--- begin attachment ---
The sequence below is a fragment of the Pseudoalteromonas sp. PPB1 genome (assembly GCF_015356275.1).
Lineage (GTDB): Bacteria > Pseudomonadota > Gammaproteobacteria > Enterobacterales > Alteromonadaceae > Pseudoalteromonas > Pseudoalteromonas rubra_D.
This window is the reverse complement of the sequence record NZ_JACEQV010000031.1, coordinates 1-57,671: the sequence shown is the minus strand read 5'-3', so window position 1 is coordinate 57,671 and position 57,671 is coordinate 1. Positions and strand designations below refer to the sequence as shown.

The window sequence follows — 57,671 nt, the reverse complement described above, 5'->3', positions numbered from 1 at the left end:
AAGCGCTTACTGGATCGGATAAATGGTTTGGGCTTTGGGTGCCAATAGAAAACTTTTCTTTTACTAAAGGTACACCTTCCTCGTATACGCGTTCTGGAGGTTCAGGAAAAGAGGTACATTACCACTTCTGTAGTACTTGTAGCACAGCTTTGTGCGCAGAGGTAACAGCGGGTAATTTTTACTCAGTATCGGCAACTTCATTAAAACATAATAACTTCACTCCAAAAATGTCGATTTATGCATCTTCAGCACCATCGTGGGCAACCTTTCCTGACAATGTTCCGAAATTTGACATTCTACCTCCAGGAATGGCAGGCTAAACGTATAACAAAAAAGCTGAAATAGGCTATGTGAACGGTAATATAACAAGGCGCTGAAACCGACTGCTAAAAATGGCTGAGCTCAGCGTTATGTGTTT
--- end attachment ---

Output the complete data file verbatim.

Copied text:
The sequence below is a fragment of the Pseudoalteromonas sp. PPB1 genome (assembly GCF_015356275.1).
Lineage (GTDB): Bacteria > Pseudomonadota > Gammaproteobacteria > Enterobacterales > Alteromonadaceae > Pseudoalteromonas > Pseudoalteromonas rubra_D.
This window is the reverse complement of the sequence record NZ_JACEQV010000031.1, coordinates 1-57,671: the sequence shown is the minus strand read 5'-3', so window position 1 is coordinate 57,671 and position 57,671 is coordinate 1. Positions and strand designations below refer to the sequence as shown.

The window sequence follows — 57,671 nt, the reverse complement described above, 5'->3', positions numbered from 1 at the left end:
AAGCGCTTACTGGATCGGATAAATGGTTTGGGCTTTGGGTGCCAATAGAAAACTTTTCTTTTACTAAAGGTACACCTTCCTCGTATACGCGTTCTGGAGGTTCAGGAAAAGAGGTACATTACCACTTCTGTAGTACTTGTAGCACAGCTTTGTGCGCAGAGGTAACAGCGGGTAATTTTTACTCAGTATCGGCAACTTCATTAAAACATAATAACTTCACTCCAAAAATGTCGATTTATGCATCTTCAGCACCATCGTGGGCAACCTTTCCTGACAATGTTCCGAAATTTGACATTCTACCTCCAGGAATGGCAGGCTAAACGTATAACAAAAAAGCTGAAATAGGCTATGTGAACGGTAATATAACAAGGCGCTGAAACCGACTGCTAAAAATGGCTGAGCTCAGCGTTATGTGTTT